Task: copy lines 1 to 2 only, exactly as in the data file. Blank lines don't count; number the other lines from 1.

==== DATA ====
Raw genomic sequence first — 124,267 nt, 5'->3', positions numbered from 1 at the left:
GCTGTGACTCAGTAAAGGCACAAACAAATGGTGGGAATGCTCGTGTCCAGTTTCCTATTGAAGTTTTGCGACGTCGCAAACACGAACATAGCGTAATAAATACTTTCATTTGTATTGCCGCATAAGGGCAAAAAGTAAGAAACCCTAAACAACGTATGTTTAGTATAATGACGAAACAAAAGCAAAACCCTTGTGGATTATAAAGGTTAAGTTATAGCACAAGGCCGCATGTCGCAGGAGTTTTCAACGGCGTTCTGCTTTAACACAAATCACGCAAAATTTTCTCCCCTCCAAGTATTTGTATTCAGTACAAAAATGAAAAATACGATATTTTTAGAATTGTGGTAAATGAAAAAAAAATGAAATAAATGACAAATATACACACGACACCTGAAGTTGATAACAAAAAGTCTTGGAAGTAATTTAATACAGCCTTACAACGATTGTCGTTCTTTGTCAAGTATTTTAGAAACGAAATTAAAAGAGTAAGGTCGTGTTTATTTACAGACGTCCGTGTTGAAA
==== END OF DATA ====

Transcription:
Raw genomic sequence first — 124,267 nt, 5'->3', positions numbered from 1 at the left:
GCTGTGACTCAGTAAAGGCACAAACAAATGGTGGGAATGCTCGTGTCCAGTTTCCTATTGAAGTTTTGCGACGTCGCAAACACGAACATAGCGTAATAAATACTTTCATTTGTATTGCCGCATAAGGGCAAAAAGTAAGAAACCCTAAACAACGTATGTTTAGTATAATGACGAAACAAAAGCAAAACCCTTGTGGATTATAAAGGTTAAGTTATAGCACAAGGCCGCATGTCGCAGGAGTTTTCAACGGCGTTCTGCTTTAACACAAATCACGCAAAATTTTCTCCCCTCCAAGTATTTGTATTCAGTACAAAAATGAAAAATACGATATTTTTAGAATTGTGGTAAATGAAAAAAAAATGAAATAAATGACAAATATACACACGACACCTGAAGTTGATAACAAAAAGTCTTGGAAGTAATTTAATACAGCCTTACAACGATTGTCGTTCTTTGTCAAGTATTTTAGAAACGAAATTAAAAGAGTAAGGTCGTGTTTATTTACAGACGTCCGTGTTGAAA